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Date:   Thu, 23 Sep 2021 10:29:05 -0700
From:   Linus Torvalds <>
To:     Paul Moore <>
Cc:     SElinux list <>,
        LSM List <>,
        Linux Kernel Mailing List <>
Subject: Re: [GIT PULL] SELinux fixes for v5.15 (#1)

On Thu, Sep 23, 2021 at 10:13 AM Paul Moore <> wrote:
> It's become clear you *really* don't like passing the cred pointer
> here, presumably based on a very specific security model for lockdown.

Not just that. I'm sensitive about the cred pointer because of the
timing, but I'm also sensitive about just looking at code and saying
"that makes no sense".

Having callers do pointless things that make no sense to the callers
is a bad thing. Having a patch where 59 out of 63 callers just
mindlessly pass in "current_cred()", and then remaining three callers
pass in NULL for NO DISCERNIBLE REASON is a sign of just a bad

And I realize that to you, these interfaces are what you do.

To everybody else, it's completely mindless noise that makes no sense
at all, because there's no _logic_ to it. It's random LSM calls in
random contexts that have no clear reason for them, because the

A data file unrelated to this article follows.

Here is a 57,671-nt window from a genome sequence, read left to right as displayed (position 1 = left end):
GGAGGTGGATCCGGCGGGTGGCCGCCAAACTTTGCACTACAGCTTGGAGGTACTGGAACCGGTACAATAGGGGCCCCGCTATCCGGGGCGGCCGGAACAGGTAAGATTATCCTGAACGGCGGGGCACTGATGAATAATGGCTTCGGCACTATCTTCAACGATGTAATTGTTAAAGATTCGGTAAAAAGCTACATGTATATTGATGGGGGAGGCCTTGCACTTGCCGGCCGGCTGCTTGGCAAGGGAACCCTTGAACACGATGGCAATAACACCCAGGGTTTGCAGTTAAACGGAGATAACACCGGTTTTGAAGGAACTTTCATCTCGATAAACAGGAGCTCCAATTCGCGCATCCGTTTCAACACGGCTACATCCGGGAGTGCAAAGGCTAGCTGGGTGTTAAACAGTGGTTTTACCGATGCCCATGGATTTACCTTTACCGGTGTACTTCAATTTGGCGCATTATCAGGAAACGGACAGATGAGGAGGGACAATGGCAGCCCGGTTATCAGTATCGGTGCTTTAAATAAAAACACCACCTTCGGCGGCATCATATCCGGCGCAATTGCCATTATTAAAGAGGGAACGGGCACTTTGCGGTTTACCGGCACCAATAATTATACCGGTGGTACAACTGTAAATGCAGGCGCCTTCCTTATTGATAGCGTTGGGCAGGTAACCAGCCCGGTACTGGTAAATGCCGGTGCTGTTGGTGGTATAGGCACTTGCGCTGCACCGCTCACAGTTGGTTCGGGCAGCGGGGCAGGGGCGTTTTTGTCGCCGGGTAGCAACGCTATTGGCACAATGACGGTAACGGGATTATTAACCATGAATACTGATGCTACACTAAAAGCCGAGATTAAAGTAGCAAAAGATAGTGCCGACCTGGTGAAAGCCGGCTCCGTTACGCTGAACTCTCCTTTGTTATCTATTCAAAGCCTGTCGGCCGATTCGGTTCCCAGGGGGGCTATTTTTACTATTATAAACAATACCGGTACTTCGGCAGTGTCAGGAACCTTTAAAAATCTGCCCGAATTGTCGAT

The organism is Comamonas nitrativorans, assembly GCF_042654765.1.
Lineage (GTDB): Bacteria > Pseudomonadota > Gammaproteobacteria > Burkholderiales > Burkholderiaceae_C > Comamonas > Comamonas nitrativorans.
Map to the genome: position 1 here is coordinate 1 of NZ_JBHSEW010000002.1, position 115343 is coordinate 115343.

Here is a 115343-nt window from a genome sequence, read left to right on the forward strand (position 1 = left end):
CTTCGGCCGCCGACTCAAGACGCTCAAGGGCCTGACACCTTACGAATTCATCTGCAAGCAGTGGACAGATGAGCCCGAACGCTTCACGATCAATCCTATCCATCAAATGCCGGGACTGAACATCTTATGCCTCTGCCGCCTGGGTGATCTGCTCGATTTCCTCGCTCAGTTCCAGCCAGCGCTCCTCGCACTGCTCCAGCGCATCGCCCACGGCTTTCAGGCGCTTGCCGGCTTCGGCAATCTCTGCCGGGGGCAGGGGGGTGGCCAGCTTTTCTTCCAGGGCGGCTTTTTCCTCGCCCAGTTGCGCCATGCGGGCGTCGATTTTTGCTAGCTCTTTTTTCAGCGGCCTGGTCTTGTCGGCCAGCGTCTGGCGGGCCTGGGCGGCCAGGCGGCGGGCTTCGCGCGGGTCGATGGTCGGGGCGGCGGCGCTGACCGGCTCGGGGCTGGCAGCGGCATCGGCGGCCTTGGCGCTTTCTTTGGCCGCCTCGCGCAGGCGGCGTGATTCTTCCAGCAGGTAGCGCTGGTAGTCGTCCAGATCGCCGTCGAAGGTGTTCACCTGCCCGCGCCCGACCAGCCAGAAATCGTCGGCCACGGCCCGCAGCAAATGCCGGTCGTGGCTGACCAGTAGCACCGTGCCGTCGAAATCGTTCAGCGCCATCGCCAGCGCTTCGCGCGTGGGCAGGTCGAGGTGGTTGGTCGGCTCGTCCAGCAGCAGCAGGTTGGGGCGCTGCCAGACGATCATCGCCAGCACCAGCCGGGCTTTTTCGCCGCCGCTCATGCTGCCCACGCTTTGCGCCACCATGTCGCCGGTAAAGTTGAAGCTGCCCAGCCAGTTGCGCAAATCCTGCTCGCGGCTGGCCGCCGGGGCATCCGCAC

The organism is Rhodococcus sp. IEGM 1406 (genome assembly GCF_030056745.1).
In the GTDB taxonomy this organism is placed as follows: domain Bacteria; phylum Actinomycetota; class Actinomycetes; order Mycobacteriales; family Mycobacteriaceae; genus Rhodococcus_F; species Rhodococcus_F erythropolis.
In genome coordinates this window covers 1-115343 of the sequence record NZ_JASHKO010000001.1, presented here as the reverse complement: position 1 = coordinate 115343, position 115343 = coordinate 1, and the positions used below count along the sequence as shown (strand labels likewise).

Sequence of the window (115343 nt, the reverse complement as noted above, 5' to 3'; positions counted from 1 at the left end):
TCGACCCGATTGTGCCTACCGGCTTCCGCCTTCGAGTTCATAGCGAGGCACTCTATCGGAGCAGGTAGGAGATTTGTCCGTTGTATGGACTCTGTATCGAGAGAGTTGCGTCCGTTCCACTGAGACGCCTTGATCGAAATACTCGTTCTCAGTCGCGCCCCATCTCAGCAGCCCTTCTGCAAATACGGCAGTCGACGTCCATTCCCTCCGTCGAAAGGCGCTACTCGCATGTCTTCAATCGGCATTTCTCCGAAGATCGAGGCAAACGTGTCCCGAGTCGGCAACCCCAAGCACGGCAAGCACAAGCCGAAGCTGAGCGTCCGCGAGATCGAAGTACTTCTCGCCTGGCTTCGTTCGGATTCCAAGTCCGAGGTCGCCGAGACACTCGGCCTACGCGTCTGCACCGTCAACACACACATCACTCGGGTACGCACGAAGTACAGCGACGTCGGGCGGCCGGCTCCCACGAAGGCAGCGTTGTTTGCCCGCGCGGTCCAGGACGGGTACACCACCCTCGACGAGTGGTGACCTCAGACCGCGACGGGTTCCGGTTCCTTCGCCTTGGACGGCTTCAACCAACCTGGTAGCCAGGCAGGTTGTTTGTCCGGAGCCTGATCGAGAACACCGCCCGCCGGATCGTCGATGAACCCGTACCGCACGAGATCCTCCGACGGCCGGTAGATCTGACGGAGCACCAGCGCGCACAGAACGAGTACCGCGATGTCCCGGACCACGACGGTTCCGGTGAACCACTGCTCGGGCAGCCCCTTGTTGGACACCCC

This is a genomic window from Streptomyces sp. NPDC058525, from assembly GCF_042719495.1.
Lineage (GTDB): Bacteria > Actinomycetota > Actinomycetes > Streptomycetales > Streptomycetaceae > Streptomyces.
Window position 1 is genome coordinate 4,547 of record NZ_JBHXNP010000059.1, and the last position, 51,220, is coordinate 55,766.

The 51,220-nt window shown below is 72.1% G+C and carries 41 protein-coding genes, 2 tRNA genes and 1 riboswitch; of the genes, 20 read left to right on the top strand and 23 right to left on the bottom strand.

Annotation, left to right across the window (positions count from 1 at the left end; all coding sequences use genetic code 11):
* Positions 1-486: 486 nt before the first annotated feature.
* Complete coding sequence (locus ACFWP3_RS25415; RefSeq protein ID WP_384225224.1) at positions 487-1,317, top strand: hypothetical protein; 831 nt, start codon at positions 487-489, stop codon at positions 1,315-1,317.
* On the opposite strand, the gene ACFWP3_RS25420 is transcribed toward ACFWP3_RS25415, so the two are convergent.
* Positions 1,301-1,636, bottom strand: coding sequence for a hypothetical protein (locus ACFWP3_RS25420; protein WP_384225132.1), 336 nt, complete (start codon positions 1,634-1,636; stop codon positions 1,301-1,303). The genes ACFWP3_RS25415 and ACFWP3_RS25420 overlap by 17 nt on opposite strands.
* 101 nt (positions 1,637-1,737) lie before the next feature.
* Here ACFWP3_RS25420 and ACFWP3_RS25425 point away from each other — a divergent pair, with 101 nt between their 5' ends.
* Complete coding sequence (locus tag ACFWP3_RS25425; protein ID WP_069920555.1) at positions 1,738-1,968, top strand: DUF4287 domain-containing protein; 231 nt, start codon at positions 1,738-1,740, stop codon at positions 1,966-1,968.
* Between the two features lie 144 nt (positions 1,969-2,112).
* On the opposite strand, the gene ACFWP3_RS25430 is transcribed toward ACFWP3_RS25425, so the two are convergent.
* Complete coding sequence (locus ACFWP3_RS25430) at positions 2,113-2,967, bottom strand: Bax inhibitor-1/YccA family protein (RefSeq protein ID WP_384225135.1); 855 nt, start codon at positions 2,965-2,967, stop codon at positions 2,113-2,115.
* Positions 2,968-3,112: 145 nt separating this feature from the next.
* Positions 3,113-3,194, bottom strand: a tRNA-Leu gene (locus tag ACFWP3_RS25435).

"reason" is hidden in some odd SELinux rule that no kernel developer
even knows about.

You can't even grep for the use of it, because there is none. It's
literally randomness. Which means that it _has_ to make conceptual
sense to be at all maintainable.

So when I see a diffstat where basically 90% of the patch has
ABSOLUTELY NOTHING to do with SElinux or anything you maintain, and
that 90% makes absolutely no sense to begin with, guess what? I think
that patch is bad.

When I then look closer, and see that the _reason_ for the patch is
that SElinux - yet again - incorrectly accessed process credentials in
random contexts, I just do "this is not just a bad patch, this is
actually a fundamental problem with SELinux".

See where I'm coming from? The "specific security model for lockdown"
is just the high-level view of what made sense. You violated that view
for bad reasons, with a bad patch, and with bad timing.

This isn't _just_ a SElinux problem. I think it's a LSM problem in
general. Lots of those random callbacks are completely
incomprehensible, have odd rules, and the LSM people aren't even
trying to have them make sense.

As long as the oddity is contained, that's one thing. But when it is
made this obvious and affects random code in strange places in the
kernel, and it's for a feature that had a lot of discussion even when
it got merged, I'm putting my foot down.


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